ES: That’s a tough one. I loved going solo, so my first 100-mile solo sail has to be up there. I had just come out of having two kids and then dealing with five years of hyperthyroidism and it was the first moment when I felt I was finally digging out of that huge dark hole.
I also loved the multiday 100-mile standup paddle trip. That was the first time I realized that I may never be fast — in fact, I am embarrassingly slow — but my body really likes the multiday endurance adventure.
AM: What is your next adventure?
ES: This June, four of us will be covering 120 miles in the Caicos Islands. It will be 50 miles of standup paddling over the first two days with some camping on deserted beaches. Day three will be 20 miles of hiking, wading, and swimming over a string of cays from North Caicos to Provo. Day four will be 50 miles of cycling on beach cruisers seeing every corner of the island of Provo.
AM: How has becoming a mother changed the way you manage and think about diabetes?
ES: I got diabetes when I was in my idealistic, invincible college phase, which I think is a great time to get diabetes, at least for me. I kind of thought it was no big deal. I had very few responsibilities. I was living on my own and only had to think about myself. I had tons of time to work on my diabetes.
After I had kids, diabetes became really, really hard. All of my attention and focus moved to keeping another human being alive. And it took everything I had. I had no time to think about myself.
Sometimes as I would collapse into bed at ten at night, I would realize my meter was still on my nightstand, untouched for the day. I would finally test and realize I was 400. (These were in the days before Dexcom.) I had no idea why I was 400 or how long I had been that way. I had no energy left to take care of myself. And you put that on top of the changing insulin needs of post-pregnancy and nursing and it was a total disaster. And because I wasn’t taking care of myself and doing horribly, I sunk into a pretty substantial depression, which made the whole process even harder.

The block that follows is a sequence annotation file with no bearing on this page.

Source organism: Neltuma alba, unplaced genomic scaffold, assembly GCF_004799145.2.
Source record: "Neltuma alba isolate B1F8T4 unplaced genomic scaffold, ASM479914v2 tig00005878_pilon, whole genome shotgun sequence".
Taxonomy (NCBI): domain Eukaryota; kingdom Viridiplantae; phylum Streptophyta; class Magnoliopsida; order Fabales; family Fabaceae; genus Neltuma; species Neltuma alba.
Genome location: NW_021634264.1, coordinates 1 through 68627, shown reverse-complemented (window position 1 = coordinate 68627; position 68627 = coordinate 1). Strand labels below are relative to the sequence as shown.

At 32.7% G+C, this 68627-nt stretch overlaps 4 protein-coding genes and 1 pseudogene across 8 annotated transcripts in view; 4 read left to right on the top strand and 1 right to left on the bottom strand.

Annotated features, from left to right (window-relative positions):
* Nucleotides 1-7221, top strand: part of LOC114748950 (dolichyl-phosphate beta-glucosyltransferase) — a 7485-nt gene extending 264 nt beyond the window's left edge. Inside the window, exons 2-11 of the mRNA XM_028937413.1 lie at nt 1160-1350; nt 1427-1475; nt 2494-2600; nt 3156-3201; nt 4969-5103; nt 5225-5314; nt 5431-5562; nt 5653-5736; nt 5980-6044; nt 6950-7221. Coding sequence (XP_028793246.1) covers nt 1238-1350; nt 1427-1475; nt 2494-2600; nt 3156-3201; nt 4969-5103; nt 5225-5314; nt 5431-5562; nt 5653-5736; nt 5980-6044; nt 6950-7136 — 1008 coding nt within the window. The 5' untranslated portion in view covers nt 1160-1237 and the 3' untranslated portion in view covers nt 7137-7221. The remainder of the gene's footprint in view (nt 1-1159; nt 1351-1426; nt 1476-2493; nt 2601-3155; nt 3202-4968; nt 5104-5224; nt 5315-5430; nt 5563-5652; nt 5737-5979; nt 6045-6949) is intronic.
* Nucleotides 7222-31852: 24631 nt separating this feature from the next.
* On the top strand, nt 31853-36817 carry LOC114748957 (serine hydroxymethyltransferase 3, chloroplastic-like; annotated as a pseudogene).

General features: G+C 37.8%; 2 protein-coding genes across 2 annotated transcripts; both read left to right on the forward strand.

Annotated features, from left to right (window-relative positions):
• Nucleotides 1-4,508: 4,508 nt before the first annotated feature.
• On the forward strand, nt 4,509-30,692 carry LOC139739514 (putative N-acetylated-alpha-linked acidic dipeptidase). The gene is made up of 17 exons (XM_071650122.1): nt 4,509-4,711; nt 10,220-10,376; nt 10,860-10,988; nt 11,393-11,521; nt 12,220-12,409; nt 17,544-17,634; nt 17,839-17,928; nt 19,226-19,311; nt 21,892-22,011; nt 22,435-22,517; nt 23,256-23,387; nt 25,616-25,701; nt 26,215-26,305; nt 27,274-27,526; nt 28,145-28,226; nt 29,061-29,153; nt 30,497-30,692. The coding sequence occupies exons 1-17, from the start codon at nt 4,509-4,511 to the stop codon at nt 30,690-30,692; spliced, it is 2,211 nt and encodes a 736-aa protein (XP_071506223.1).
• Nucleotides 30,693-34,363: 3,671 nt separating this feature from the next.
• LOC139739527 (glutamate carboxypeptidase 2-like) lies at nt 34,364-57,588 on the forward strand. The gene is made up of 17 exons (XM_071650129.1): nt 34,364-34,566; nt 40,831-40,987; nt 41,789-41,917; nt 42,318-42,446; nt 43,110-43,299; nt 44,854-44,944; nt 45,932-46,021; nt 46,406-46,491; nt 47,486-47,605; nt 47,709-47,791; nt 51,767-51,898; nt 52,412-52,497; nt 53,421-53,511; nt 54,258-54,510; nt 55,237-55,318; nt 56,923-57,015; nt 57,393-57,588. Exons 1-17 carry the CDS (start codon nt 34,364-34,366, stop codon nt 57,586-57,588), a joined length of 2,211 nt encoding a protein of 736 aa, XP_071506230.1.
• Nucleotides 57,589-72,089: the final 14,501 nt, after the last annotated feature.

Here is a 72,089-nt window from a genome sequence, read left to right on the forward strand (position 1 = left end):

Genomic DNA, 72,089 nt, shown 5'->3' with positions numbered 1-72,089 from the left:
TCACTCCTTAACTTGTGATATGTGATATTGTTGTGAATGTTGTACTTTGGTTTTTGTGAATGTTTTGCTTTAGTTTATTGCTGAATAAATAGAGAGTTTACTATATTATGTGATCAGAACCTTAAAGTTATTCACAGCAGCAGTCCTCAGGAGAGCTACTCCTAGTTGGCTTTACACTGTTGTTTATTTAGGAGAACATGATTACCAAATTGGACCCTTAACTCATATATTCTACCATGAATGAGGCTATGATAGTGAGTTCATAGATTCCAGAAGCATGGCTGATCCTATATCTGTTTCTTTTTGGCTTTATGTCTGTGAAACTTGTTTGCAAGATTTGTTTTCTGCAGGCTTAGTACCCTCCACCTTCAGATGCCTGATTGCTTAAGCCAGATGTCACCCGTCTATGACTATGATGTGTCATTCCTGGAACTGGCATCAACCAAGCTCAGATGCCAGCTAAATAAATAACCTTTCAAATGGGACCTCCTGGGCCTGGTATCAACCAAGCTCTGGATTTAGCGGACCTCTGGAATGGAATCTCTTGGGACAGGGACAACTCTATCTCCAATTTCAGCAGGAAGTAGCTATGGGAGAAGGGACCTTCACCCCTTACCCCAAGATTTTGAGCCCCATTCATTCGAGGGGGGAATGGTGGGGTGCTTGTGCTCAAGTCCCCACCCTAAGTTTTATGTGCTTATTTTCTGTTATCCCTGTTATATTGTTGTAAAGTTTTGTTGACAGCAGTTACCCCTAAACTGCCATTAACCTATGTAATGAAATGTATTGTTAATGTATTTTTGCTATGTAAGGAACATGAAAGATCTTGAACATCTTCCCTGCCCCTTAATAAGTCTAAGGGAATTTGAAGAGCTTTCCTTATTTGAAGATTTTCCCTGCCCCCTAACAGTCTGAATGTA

As my kids got older and I started to recognize the new patterns that had evolved, I was able to change the way I did things, and a majority of that change was propelled by planning my first solo sail. It forced me to think about myself and find a new balance of self-care and dependent-care. If I failed to take care of myself, I wouldn’t build the skills I needed to keep myself safe and I wouldn’t be healthy enough to do it. Putting myself last wasn’t going to cut it anymore. It’s so easy to lose that part of yourself when you become a mom, but it is so vital not to, not only for sanity, but for quality diabetes care.
AM: If readers are interested in getting involved or finding adventures of their own, what is your advice?
ES: To start dreaming first. Find out what kind of adventure would make their heart soar. What excites them? And then go search for what other people have done. Learn from their experiences. Try to build relationships with those who are doing things similar to them. Read, study, learn everything they can so that they will be safe. Plan well for every possibility. Train hard to be prepared and ready. And then enjoy and share their adventure with others to inspire them to join in.
How can apple cider vinegar help with blood sugar control? Bookmark DiabetesSelfManagement.com and tune in tomorrow to find out from nurse David Spero.